I must have looked a bit strange for a while there, and when people of course said to me, ‘What happened to you?’ It looked like I’d had a head injury from a car accident or something, and when I said to them it was a drug addiction to tranquilisers, I think people probably thought, ‘She’s really strange and she’s crazy.’ I don’t think they believed that that much damage can be done from something like that.

Annemarie (F, 59, works in marketing, prescription drugs) says gaining new skills through volunteer work and meeting new people has helped her recover from what she describes as an ‘addiction to benzodiazepines’.


I think that the one really important thing I did […to support my recovery was] once I got home and I thought I went back to the same situation, which I didn’t want to but I didn’t have a choice. And I could have easily just resumed the same thing. Sitting in bed thinking, ‘What do I do with my life,’ sort of thing. I actually went and volunteered. It made me have to get up and do things, and meant that I’d have to get up, get dressed, look decent enough to go into a [professional] setting like that. It also gave me a chance to get skills because I hadn’t worked for so long. I was being trained to be a support volunteer so I had to do the training […] I had a person that was training me so I would also do all the office stuff, like all the admin things. So it was a way for me to get the skills and have that experience of working in an office, working all the photocopiers and the computers and everything. I’d never used a computer […] when I started there. I just went and I’d never used a computer before, and so that was a big thing.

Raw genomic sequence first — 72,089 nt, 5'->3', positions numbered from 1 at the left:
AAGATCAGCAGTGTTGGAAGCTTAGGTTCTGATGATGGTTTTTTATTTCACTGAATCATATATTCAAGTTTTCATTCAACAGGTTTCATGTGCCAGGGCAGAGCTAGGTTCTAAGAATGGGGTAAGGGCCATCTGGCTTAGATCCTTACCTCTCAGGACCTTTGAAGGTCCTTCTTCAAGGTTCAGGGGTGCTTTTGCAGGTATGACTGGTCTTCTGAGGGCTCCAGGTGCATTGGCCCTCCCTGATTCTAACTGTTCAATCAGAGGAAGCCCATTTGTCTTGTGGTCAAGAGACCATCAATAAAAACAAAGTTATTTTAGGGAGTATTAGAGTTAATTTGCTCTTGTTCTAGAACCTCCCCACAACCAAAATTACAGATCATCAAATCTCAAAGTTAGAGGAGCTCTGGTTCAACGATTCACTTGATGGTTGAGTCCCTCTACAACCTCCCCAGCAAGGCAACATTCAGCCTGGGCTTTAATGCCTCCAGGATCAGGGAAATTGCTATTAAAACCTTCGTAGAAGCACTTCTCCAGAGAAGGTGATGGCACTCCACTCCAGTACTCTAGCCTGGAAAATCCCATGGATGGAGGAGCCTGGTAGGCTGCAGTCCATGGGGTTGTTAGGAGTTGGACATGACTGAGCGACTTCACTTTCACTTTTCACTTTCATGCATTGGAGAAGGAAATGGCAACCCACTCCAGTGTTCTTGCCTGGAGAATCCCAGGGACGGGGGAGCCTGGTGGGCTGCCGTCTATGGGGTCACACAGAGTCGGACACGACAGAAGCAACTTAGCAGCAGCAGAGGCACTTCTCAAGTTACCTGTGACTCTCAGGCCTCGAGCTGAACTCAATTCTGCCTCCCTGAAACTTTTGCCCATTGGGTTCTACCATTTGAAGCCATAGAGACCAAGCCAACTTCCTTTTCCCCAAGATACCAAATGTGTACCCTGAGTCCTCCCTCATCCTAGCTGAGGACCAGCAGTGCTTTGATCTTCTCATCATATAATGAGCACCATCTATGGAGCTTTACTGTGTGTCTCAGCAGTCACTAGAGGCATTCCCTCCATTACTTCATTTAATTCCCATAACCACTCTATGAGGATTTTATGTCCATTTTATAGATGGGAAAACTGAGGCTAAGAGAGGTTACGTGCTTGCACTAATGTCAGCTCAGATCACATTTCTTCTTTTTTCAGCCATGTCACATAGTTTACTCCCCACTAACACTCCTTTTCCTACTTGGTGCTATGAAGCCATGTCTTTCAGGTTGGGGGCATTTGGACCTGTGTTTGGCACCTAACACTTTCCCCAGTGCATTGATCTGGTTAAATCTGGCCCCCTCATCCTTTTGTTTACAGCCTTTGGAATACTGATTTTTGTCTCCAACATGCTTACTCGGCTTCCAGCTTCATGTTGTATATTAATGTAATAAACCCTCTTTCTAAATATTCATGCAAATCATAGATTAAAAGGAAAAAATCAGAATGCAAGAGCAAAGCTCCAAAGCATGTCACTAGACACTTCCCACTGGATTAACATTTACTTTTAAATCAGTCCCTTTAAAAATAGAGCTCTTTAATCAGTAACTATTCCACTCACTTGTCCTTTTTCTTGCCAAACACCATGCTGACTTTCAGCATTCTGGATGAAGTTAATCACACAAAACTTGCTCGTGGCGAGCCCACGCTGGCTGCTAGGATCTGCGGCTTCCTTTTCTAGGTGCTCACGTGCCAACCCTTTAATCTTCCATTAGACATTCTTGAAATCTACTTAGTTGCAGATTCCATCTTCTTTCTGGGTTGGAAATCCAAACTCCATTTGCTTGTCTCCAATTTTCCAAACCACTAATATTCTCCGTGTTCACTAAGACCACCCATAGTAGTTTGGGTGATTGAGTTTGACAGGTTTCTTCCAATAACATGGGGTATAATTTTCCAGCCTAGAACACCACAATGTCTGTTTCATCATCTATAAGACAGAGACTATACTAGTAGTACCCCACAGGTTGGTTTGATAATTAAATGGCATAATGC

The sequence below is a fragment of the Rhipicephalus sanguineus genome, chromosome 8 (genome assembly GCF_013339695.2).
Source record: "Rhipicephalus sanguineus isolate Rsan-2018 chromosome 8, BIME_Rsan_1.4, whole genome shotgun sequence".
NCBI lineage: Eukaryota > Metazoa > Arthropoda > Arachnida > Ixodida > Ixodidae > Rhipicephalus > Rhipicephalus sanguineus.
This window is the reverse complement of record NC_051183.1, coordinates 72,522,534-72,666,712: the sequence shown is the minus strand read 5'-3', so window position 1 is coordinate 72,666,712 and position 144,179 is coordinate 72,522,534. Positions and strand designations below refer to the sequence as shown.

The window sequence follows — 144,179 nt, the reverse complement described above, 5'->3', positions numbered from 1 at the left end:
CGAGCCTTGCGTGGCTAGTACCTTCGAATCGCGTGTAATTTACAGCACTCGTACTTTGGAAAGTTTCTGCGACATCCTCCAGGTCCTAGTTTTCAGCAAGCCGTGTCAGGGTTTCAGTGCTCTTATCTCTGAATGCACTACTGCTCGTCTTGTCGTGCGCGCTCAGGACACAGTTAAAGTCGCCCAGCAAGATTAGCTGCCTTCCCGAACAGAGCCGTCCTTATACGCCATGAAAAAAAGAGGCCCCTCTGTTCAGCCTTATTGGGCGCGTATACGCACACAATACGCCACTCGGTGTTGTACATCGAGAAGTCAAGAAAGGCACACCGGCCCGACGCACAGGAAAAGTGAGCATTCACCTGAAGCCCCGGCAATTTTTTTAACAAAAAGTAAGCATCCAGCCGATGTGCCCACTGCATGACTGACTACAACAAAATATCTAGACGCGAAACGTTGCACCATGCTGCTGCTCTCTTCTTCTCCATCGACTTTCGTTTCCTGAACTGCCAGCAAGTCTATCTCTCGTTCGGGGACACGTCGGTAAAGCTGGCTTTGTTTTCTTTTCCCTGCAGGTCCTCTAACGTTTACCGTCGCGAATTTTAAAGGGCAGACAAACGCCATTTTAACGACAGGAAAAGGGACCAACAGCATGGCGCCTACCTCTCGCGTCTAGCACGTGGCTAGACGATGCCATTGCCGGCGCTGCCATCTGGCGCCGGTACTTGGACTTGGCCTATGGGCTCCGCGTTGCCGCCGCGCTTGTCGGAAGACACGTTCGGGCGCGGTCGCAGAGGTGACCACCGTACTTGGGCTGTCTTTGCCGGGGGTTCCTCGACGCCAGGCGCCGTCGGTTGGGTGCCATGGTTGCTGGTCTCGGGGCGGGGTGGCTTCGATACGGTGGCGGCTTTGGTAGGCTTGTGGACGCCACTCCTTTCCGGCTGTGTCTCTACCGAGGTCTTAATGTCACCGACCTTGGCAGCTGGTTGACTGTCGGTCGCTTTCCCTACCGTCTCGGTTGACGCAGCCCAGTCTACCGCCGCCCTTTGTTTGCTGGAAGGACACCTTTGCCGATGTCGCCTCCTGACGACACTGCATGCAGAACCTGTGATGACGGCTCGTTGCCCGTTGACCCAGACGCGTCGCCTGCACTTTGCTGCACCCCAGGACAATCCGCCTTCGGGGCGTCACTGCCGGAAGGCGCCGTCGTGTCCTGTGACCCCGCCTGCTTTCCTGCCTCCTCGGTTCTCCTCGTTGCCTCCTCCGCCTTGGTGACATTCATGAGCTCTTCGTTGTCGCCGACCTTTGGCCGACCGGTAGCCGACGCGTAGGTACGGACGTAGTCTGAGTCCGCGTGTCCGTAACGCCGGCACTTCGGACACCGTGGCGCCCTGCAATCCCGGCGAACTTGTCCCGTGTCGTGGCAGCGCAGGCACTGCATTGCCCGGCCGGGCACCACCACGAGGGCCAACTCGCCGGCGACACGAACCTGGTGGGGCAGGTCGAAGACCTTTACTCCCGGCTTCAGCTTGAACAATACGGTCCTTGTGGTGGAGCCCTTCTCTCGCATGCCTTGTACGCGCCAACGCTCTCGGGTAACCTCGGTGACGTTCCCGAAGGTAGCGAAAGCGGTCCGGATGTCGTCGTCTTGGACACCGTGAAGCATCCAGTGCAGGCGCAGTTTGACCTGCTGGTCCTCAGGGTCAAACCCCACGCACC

In her free time, Annemarie enjoys spending time with her son and grandchild.

I’m a grandmother now […and I’m] reacquainting myself with [my son…] He’s now a single parent with a two year old and he’s understanding what it was like for me a bit […] I can be supportive, I can look after my [grandchild] and I can help with cooking and everything like that […] I can do all those things now.